The National Association of Realtors published their 2016 Profile of Homebuyers and Sellers
For most home buyers, the purchase of real estate is one of the largest financial transactions they will make. Buyers purchase a home not only for the desire to own a home of their own, but also because of changes in jobs, family situations, and the need for a smaller or larger living area. This annual survey conducted by the NATIONAL ASSOCIATION OF REALTORS® of recent home buyers and sellers provides insight into detailed information about their experiences with this important transaction. Here are highlights from the latest report.
■ At 31%, the primary reason for purchasing a home was the desire to own a home of their own.
■ First-time buyers made up 35% of all home buyers, an increase over last year’s near all-time low of 32 percent.
■ 88% of buyers recently purchased their home through a real estate agent or broker.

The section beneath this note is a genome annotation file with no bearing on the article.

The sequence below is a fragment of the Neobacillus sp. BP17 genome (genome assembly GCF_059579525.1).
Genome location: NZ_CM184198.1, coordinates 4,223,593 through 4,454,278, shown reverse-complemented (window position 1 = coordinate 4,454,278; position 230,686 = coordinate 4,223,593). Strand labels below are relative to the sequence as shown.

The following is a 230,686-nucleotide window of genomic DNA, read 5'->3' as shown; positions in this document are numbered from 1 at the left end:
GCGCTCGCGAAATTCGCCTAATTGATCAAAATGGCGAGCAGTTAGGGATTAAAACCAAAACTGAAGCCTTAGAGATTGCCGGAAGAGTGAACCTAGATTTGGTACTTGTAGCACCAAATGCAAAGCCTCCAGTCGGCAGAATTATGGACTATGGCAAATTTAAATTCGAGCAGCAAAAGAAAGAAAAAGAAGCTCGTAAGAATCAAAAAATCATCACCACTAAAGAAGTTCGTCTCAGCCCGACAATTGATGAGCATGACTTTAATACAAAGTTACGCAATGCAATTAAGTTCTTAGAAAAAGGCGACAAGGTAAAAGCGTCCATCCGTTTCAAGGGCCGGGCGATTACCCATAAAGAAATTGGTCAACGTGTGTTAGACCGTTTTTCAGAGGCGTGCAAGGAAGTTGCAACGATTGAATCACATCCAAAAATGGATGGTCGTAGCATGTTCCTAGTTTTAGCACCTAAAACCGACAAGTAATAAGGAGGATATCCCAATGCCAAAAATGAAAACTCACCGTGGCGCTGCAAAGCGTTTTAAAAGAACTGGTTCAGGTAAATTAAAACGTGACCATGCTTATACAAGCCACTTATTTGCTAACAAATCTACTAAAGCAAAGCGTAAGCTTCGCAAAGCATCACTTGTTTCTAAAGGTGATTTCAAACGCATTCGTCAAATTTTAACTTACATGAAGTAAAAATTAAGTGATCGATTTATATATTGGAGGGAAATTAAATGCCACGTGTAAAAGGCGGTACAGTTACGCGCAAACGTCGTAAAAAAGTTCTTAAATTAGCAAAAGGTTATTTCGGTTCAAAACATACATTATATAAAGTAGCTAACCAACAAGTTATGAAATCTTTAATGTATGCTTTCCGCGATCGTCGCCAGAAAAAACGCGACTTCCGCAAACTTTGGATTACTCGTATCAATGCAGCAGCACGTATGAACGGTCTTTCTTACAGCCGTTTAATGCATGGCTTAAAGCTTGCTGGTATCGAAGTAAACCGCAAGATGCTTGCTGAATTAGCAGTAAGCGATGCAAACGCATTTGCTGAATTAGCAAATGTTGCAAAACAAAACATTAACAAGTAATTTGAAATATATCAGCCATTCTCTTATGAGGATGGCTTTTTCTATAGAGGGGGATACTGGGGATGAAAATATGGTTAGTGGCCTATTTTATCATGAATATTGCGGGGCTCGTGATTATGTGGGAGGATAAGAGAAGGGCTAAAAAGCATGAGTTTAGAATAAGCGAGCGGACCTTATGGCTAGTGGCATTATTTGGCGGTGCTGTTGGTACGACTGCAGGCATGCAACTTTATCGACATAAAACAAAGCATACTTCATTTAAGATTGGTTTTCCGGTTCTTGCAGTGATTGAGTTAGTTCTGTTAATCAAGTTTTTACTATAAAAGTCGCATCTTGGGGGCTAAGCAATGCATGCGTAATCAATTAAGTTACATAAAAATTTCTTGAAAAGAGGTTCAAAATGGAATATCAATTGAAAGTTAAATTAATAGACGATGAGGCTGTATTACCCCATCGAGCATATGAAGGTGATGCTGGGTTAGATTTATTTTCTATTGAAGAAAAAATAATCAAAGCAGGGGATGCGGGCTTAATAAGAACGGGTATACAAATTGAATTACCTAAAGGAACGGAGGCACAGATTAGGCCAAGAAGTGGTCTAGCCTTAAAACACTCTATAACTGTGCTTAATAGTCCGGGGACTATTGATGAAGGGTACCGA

■ 88% of buyers would use their agent again or recommend their agent to others.
■ 8% of recent home sales were FSBO sales again this year. For the second year, this is the lowest share recorded since this report started in 1981.
In 2016, the share of first-time home buyers was 35%, a three-point increase over last year’s 32%. This figure gravitates back towards the historical norm at 40% of the market. The median household income of buyers increased again this year, likely due to a nationwide increase in home prices caused by a lack of housing inventory. Married and unmarried couples have double the buying power of single home buyers, and may be better able to meet the price increases of this housing market. Tightened inventory is affecting the home search process of buyers. Due to suppressed inventory levels in many areas of the country, buyers are typically purchasing more expensive homes as prices increase. The number of weeks a buyer is searching for a home remained at 10 weeks. Buyers continue to report the most difficult task for them in the home buying process is simply finding the right home to purchase. Tenure in the home has returned to a peak of 10 years again this year. Historically, tenure in the home has been six to seven years. Sellers may now have the equity and buyer demand to sell their home after stalling or delaying their home sale but may be facing reduced affordability to buy a new home.
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